What if we took key areas, density, timbre, and orchestration as focus points instead of text? Beyond rhythm and dynamics? We see an exploration of visual material in this direction in the areas of experimental music, particularly electronic music. Audiovisual synthesizers alter visual content using a set number of parameters – we see live interaction between audio and video [an example being Alexander Dupuis’ interactive video systems, such as in the piece 'Ramus']. Yet, the implementation currently does not lend itself to the production/narrative application – in a sense, it lives in a world separate to that of theater and opera – to the collaborative design model where director, set designer, lighting designer, and costume designer will come into conversation and work together towards the creation of the production itself, even before the performers are introduced. Presently, the same designers trained in theater are becoming designers also for opera, for musicals, etc. In an interview I held with projection designer Brittany Merenda, she explained how she had started working in the context of opera in the past four years. Working in opera is something she refers as ‘a very different world [she] is still getting used to’. That being said, she is brilliant and so are today's designers working in opera/music... But they are learning to work with music by virtue of doing gigs, the issue is that the academic world doesn't have a space specifically dedicated to it. We do not teach plays and operas to the same performers, we need to also give the opportunity for those wanting to research and explore design for music to delve in it - whether it be musicians training in design or designers training in music. Musician designers can be trained to also confront the different genres of presentation outside of the traditionally theatrical (opera):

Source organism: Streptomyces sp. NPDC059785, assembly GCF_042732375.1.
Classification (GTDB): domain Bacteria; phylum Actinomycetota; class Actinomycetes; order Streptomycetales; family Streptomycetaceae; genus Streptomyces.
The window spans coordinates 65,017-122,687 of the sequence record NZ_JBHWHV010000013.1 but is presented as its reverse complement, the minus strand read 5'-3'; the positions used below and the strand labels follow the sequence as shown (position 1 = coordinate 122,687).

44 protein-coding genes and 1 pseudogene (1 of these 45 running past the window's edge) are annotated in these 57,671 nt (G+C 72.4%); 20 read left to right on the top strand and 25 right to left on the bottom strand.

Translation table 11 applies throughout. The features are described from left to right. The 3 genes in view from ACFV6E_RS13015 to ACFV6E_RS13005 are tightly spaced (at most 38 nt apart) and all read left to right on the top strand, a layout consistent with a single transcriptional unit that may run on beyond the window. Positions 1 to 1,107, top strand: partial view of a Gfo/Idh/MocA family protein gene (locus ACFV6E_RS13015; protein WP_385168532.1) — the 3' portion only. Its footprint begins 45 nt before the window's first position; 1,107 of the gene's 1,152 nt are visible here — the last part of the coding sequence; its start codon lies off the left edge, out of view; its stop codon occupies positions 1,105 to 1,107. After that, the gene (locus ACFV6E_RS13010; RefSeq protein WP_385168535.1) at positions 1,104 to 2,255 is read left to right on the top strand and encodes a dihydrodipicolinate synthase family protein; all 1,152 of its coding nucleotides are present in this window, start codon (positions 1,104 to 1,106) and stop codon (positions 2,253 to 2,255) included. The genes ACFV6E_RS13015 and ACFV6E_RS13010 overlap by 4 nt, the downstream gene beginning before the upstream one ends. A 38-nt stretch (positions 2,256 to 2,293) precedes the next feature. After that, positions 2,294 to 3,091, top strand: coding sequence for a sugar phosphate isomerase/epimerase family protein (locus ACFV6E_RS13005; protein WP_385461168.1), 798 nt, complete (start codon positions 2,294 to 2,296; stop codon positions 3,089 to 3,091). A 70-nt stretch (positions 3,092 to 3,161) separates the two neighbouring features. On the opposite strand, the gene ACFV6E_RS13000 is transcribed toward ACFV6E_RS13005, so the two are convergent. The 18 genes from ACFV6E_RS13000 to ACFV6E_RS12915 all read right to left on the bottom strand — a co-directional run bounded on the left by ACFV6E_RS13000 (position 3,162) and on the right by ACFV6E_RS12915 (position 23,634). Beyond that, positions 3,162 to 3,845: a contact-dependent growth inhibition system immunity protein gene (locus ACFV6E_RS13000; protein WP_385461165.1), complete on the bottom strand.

-    the recital (solo or chamber, varied genres and styles/languages)

-    the oratorio (non-staged but large and unifying narrative)

-    choral (potentially similar to the recital setting, with lots of smaller narratives in one performance)

-    installation (sound art, often absence of language, focus on materials..)        

I'd like to see people who are extremely passionate about oratorio designing for it. Or meet others who love and live classical music.. and designing for it is their focus, not just a side bit. I wish to see audiovisual performances of oratorio and opera that truly amaze - now, the gap between opera and theater's attention to design, space, etc. is immense. 60 years ago singers did not have to act (think of the famous 'park and bark operatic singers'), yet now they do. I think contextualization and design are on their way. Music, particularly classical, in both the professional and academic context, needs to explore this interaction as a means of providing accessibility for the missing layers (our detached relationship from a composition's language, original visual and acoustical venue, time period, social situation etc.) and to allow for a further exploration of the repertoire and not exclusive replication of it in performance.